About the Frameworks Series
Besides the Java language, a world of Java frameworks exists. These frameworks can afford substantial improvements in programmer productivity and enhance the quality, performance, reliability, and interoperability of different Java applications. Fortunately, many of these popular and widely used frameworks are open source projects, so anyone can benefit from them if he can invest some time learning when and how to use such frameworks. This article is the second installment in the frameworks series and aims to introduce persistence frameworks in general and the open source Java persistence framework, Castor JDO, in particular.
To read previously published article in this series, follow this link: Frameworks.
Most enterprise applications need access to a relational database. The Java standard for accessing relational databases is the JDBC APIs that utilize SQL as a data manipulation language. This approach of directly accessing a relational database from an object-oriented Java application was shown to be inefficient and introduces a problem called "object-relational impedance mismatch," or simply "impedance mismatch" for short.
Impedance mismatch refers to the differences between object-oriented technology and relational technology. Object technology relies on objects that have data and behavior. Relational technology supports the storing of data in tables and handling these data via a Data Manipulation Language (DML) such as SQL. Furthermore, objects have identity and are traversed using direct access, whereas RDBS tables have a primary key and are related via values in foreign and primary keys. Finally, RDBMS has no equivalent to Java's object inheritance for data and behavior.
An approach for solving the impedance mismatch problem is to introduce an abstract layer, called a persistence layer, between the relational database and the object model of the application, as in Figure 1. This layer fully encapsulates the database access from your business objects. Thus, instead of writing code to handle your database, you are required only to define meta-data that represents how your relational database will be mapped into objects and deal directly with these objects.
Figure 1: Persistence Frameworks adds an abstraction layer between the OO application model and the relational database
Sun's Java Data Objects (JDO)
The Java Community Process (JCP) developed the standard JDO as a high-level API specification and a reference implementation. JDO transparently handles the mapping of Java objects to relational databases.
Sun didn't distribute a free JDO implementation, but it released a reference implementation. This reference implementation is a way for Sun to prove that the specification is available. Instead of using a relational database, the reference implementation writes the persistent objects to the file system. Of course, there exist commercial implementations that are compatible with Sun's JDO specifications. Some of these products are listed in Table 1.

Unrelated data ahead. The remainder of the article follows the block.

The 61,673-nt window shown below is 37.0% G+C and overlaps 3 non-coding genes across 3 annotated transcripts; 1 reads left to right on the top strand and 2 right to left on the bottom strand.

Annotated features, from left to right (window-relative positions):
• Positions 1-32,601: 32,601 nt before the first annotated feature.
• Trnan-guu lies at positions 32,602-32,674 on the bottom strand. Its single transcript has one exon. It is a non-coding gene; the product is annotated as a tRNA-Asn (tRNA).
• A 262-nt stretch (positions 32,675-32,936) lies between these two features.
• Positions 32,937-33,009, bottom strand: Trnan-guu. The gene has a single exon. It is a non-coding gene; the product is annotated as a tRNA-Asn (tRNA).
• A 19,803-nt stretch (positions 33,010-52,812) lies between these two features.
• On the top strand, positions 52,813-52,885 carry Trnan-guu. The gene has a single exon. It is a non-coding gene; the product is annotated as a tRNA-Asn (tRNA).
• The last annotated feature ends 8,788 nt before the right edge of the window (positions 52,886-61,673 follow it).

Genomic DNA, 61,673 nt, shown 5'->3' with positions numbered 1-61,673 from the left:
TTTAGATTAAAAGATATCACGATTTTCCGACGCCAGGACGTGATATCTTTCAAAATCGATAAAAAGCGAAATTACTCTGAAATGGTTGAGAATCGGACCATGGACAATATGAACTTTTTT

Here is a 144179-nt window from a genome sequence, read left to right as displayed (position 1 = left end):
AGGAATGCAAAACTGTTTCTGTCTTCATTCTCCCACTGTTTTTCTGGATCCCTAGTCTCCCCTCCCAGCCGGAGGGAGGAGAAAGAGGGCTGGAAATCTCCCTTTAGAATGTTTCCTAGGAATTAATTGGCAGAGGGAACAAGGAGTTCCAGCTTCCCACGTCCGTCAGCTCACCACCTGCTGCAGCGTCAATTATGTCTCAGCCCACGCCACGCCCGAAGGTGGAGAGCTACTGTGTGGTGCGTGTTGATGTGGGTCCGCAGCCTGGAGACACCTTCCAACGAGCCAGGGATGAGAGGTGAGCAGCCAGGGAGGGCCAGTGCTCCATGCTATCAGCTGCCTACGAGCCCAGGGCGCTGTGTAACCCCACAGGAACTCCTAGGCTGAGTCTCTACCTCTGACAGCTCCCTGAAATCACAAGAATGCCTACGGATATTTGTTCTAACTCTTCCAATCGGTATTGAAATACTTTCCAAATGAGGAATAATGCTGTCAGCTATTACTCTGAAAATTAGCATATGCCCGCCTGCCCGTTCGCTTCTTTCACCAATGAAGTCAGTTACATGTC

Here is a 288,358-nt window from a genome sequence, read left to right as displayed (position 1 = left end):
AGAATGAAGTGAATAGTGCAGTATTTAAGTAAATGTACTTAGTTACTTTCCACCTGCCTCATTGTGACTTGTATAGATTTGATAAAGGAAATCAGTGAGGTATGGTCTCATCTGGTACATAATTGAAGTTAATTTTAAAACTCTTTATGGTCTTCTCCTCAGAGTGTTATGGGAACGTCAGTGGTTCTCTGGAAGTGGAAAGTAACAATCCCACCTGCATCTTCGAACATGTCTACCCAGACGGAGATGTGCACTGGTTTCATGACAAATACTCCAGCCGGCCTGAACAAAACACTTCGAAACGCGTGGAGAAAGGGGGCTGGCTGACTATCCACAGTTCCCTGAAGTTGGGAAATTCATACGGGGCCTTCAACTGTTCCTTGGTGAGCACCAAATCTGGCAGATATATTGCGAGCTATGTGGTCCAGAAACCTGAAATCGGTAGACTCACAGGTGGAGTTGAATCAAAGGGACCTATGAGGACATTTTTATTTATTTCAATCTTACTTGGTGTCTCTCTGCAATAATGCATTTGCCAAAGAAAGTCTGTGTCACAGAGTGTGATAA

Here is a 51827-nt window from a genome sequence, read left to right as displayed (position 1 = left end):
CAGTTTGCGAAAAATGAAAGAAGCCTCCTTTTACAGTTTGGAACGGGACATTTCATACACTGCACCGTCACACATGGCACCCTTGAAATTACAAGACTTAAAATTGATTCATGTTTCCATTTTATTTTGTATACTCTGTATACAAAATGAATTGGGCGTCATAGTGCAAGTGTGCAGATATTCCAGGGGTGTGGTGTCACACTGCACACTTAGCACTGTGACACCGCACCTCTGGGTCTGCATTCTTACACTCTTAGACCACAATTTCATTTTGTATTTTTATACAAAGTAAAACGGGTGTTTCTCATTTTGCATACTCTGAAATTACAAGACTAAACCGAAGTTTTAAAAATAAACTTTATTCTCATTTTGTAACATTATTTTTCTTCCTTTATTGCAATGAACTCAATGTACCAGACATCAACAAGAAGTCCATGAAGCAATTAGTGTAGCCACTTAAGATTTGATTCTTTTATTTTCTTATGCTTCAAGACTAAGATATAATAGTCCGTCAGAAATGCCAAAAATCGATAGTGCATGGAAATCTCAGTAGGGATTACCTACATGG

|Table 1: Commercial JDO Tools|
|Hemisphere Technologies||JDO Genie|
|Prism Technologies||OpenFusion JDO|
|Poet Software||Fast Objects|
Open Source Persistence Frameworks
In addition to the JDO commercial products, a number of free and robust persistence frameworks exist. These frameworks have the same target as Sun's JDO although they are not compatible with the JDO standards. Three of the most popular persistence frameworks in the open source community are Hibernate, Castor, and OJB.
The Castor JDO is an open source persistence framework developed under the auspices of exolab.org. As with Sun's JDO, Castor JDO aims to transparently persist Java objects. However, you should remember that Castor JDO is not an implementation of Sun's JDO.
Working with Castor JDO could be briefly described in the following four steps:
- Write a configuration file.
- Write mapping file(s).
- Implement persistent objects.
- Issue queries using Castor's Object Query Language (OQL).
Database Configuration File
To access a database, you first need to establish a connection to it. Castor maintains information required to access a database (e.g. name, engine) in a configuration file named "database.xml".
This configuration file specifies the means to obtain a connection to the database server, the mapping between Java classes and tables in that database server, and the service provider to use for talking to that server.
A typical example of a database configuration file is shown in Listing 1.
<database name="shippingDB" engine="postgresql"> <driver class-name="org.postgresql.Driver" url="jdbc:postgresql:shippingDB"> <param name="user" value="Administrator"/> <param name="password" value=""/> </driver> <mapping href="mapping.xml" /> </database>
Listing 1: database.xml configuration file
The database to connect to is specified by the name attribute and the database engine is specified by the engine attribute. The <driver> element specifies the JDBC driver for this database engine and the URL path to the shippingDB.The <param> elements have user and password information that the driver needs to log in to the database. Finally, the mapping file and its location are specified by using the <mapping> element and the href attribute.